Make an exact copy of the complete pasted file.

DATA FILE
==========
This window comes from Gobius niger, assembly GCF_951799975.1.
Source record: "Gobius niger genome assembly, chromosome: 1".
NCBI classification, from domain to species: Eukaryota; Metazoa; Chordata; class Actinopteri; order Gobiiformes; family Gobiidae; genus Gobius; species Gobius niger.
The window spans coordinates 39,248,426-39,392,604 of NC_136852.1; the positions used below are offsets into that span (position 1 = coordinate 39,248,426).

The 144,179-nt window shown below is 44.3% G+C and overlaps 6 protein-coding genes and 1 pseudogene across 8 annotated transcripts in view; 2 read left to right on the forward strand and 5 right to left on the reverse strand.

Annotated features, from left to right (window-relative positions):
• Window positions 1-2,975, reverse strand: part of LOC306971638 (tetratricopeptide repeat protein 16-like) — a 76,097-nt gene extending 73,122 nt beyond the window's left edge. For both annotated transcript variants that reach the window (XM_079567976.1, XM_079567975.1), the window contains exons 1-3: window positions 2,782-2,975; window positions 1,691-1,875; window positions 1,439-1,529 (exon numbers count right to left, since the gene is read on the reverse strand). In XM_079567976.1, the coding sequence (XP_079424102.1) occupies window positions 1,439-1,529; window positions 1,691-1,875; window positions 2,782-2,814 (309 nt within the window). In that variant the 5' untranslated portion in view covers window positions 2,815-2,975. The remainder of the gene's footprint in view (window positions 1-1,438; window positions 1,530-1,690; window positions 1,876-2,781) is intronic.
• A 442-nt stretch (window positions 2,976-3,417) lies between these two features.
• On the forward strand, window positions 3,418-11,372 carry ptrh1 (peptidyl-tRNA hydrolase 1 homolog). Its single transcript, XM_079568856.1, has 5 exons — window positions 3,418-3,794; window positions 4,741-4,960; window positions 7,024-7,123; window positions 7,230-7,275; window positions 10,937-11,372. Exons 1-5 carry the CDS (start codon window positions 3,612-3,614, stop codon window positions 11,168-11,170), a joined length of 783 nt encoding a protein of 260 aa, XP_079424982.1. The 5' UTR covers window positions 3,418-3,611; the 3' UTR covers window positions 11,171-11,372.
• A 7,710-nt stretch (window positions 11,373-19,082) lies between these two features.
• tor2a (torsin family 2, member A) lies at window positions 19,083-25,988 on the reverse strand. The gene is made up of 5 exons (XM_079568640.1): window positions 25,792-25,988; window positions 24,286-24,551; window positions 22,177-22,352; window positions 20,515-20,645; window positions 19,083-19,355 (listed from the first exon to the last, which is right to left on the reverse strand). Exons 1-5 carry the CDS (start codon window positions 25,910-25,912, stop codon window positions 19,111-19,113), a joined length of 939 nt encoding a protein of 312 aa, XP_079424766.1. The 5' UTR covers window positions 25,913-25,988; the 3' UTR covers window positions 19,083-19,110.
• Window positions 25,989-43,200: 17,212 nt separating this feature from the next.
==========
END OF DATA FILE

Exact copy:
This window comes from Gobius niger, assembly GCF_951799975.1.
Source record: "Gobius niger genome assembly, chromosome: 1".
NCBI classification, from domain to species: Eukaryota; Metazoa; Chordata; class Actinopteri; order Gobiiformes; family Gobiidae; genus Gobius; species Gobius niger.
The window spans coordinates 39,248,426-39,392,604 of NC_136852.1; the positions used below are offsets into that span (position 1 = coordinate 39,248,426).

The 144,179-nt window shown below is 44.3% G+C and overlaps 6 protein-coding genes and 1 pseudogene across 8 annotated transcripts in view; 2 read left to right on the forward strand and 5 right to left on the reverse strand.

Annotated features, from left to right (window-relative positions):
• Window positions 1-2,975, reverse strand: part of LOC306971638 (tetratricopeptide repeat protein 16-like) — a 76,097-nt gene extending 73,122 nt beyond the window's left edge. For both annotated transcript variants that reach the window (XM_079567976.1, XM_079567975.1), the window contains exons 1-3: window positions 2,782-2,975; window positions 1,691-1,875; window positions 1,439-1,529 (exon numbers count right to left, since the gene is read on the reverse strand). In XM_079567976.1, the coding sequence (XP_079424102.1) occupies window positions 1,439-1,529; window positions 1,691-1,875; window positions 2,782-2,814 (309 nt within the window). In that variant the 5' untranslated portion in view covers window positions 2,815-2,975. The remainder of the gene's footprint in view (window positions 1-1,438; window positions 1,530-1,690; window positions 1,876-2,781) is intronic.
• A 442-nt stretch (window positions 2,976-3,417) lies between these two features.
• On the forward strand, window positions 3,418-11,372 carry ptrh1 (peptidyl-tRNA hydrolase 1 homolog). Its single transcript, XM_079568856.1, has 5 exons — window positions 3,418-3,794; window positions 4,741-4,960; window positions 7,024-7,123; window positions 7,230-7,275; window positions 10,937-11,372. Exons 1-5 carry the CDS (start codon window positions 3,612-3,614, stop codon window positions 11,168-11,170), a joined length of 783 nt encoding a protein of 260 aa, XP_079424982.1. The 5' UTR covers window positions 3,418-3,611; the 3' UTR covers window positions 11,171-11,372.
• A 7,710-nt stretch (window positions 11,373-19,082) lies between these two features.
• tor2a (torsin family 2, member A) lies at window positions 19,083-25,988 on the reverse strand. The gene is made up of 5 exons (XM_079568640.1): window positions 25,792-25,988; window positions 24,286-24,551; window positions 22,177-22,352; window positions 20,515-20,645; window positions 19,083-19,355 (listed from the first exon to the last, which is right to left on the reverse strand). Exons 1-5 carry the CDS (start codon window positions 25,910-25,912, stop codon window positions 19,111-19,113), a joined length of 939 nt encoding a protein of 312 aa, XP_079424766.1. The 5' UTR covers window positions 25,913-25,988; the 3' UTR covers window positions 19,083-19,110.
• Window positions 25,989-43,200: 17,212 nt separating this feature from the next.